On Nov. 9, 1989, the wall that separated Berlin into western and eastern parts had been demolished. Source: DPA / Vostok Photo
In November 1989, I was a journalist for the Komsomolskaya Pravda newspaper specializing in German issues. On the eve of the fall of the Berlin Wall, I went to Starya Ploshad in downtown Moscow, the location of the Central Committee of the Communist Party of the Soviet Union, and met an old acquaintance, Nikolai Portugalov.
Nikolai had worked in Bonn as a correspondent at the Russian Embassy in West Germany under Ambassador Valentin Falin. Nikolai was well received by all the high-ranking officials, both in Moscow and in Bonn, and was later invited by Falin himself to join the international department at the Central Committee of the Communist Party.
That night, we discussed the evolving situation - the mass flight of East German citizens through Hungary and Czechoslovakia and the tensions related to the protests in East Germany. Nikolai did not conceal the fact that he was surprised by the developments in the Central Committee.
In his view, given the conditions, even the Soviet tank army stationed in East Germany at the time would not have been able to help the Socialist Unity Party of Germany save the situation even if they had been called in to suppress the mass protests in Leipzig and other East German towns. It was these protests that, in the end forced, East German leader Erich Honecker to resign.
Actually, the fall of the wall was caused by a number of reasons. Among them was the desire of the divided German people to live in one country, as well as socialism's defeat by capitalism. However, the decisive role was played by the Soviet leadership headed by Mikhail Gorbachev, who chose to stop the confrontation with the West and reform the socialist system.
The prerequisites for the fall of the wall were created in the Soviet Union by Gorbachev and his team, although they had a different goal in mind for the changes they put in place – the improvement of the socialist system. However, the changes, which became known as Perestroika, had an effect not only on the Soviet Union, but on all the socialist countries of Eastern Europe, primarily Poland and Hungary.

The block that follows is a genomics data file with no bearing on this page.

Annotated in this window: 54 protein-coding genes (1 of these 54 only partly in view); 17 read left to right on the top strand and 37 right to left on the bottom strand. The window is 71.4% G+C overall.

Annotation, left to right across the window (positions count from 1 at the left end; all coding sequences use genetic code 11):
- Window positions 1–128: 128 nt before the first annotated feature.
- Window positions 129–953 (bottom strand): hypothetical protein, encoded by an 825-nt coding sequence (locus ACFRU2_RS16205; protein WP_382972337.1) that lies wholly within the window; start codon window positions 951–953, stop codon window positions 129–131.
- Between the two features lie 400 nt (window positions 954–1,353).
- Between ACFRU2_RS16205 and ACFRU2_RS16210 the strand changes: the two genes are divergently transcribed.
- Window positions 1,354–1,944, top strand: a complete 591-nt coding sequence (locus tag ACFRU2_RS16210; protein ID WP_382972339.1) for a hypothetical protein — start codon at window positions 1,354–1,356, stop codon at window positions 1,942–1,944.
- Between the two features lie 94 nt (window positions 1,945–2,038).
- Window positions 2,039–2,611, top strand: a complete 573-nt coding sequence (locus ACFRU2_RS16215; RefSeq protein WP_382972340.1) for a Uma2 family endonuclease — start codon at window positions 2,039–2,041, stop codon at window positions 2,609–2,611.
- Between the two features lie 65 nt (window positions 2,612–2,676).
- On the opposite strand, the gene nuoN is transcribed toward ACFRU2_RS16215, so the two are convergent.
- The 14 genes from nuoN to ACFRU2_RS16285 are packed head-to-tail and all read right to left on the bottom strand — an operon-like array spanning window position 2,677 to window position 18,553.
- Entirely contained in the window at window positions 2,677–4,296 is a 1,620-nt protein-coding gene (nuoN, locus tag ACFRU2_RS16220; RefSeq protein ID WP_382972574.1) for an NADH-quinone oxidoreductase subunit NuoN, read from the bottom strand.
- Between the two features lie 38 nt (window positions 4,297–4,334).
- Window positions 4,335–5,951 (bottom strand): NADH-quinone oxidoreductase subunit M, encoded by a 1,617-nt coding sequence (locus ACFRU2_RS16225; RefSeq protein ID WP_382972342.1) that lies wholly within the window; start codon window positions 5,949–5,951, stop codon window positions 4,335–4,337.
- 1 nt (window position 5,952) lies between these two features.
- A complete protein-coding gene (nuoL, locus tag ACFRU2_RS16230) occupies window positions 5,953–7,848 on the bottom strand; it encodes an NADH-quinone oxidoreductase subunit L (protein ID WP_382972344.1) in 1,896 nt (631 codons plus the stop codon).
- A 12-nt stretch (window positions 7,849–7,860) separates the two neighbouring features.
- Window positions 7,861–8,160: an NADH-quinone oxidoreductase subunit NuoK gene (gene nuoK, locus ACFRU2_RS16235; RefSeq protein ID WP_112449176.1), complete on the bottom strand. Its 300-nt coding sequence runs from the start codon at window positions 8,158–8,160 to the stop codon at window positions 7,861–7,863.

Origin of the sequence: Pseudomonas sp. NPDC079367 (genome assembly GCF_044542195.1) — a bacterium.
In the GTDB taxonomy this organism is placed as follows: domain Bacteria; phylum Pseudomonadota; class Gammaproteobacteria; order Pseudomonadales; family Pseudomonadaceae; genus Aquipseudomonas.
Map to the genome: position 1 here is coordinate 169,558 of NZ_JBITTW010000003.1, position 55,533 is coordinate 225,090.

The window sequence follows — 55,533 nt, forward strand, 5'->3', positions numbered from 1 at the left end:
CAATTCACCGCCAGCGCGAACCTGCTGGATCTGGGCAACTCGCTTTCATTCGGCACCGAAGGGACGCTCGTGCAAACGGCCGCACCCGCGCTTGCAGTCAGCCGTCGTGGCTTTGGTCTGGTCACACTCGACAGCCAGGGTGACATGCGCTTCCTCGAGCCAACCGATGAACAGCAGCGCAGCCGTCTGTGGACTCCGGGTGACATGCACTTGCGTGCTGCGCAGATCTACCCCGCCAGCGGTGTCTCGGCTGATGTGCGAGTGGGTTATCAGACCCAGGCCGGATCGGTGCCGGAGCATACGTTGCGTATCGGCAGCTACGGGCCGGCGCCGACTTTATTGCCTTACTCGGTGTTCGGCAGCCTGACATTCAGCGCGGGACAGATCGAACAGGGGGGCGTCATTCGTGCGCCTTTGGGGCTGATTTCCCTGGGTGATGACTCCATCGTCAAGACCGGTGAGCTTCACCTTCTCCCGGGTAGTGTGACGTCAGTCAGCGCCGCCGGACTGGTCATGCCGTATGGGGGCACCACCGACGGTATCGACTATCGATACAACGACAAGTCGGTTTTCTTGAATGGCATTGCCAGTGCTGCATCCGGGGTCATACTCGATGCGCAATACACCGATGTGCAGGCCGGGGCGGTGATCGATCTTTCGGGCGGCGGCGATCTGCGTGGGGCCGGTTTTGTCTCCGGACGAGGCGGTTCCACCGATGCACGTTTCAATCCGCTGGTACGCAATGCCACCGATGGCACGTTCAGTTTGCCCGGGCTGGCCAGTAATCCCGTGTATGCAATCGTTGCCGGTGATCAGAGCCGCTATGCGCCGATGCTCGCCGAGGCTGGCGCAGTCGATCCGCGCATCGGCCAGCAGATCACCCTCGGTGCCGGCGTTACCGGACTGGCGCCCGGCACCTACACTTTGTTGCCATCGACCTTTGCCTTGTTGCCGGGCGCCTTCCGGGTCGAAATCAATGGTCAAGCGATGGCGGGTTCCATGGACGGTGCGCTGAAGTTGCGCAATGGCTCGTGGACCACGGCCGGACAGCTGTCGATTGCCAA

The Polish and Hungarian governments introduced more ample and deeper reforms than Gorbachev's team ever dared to, including the creation of a pluralistic society and freedom of movement for its citizens and citizens of other countries. In East Germany, however, Honecker tried to preserve the existing order. All this led to the end of the arms race and the reduction of tensions on the European continent. And the embodiment of this process was the fall of the wall.
“For his leading role in the peace process, which today is an important element in the international community,” in the words of the Nobel Committee, Gorbachev was awarded the Nobel Peace Prize in 1990.
For Russians, the fall of the wall became not only a symbol of the elimination of military-political blocs and the end of the Cold War, but also a real extension of rights. The great breakthrough was the unimpeded possibility to cross state borders. Soviet citizens were subjected to severe restrictions on their movements, and as a result, the Iron Curtain existed not only on the borders, but also in people's minds. In the 1990s, millions of former Soviet citizens were able to travel abroad and see the capitalist world, with all its merits and faults, with their own eyes.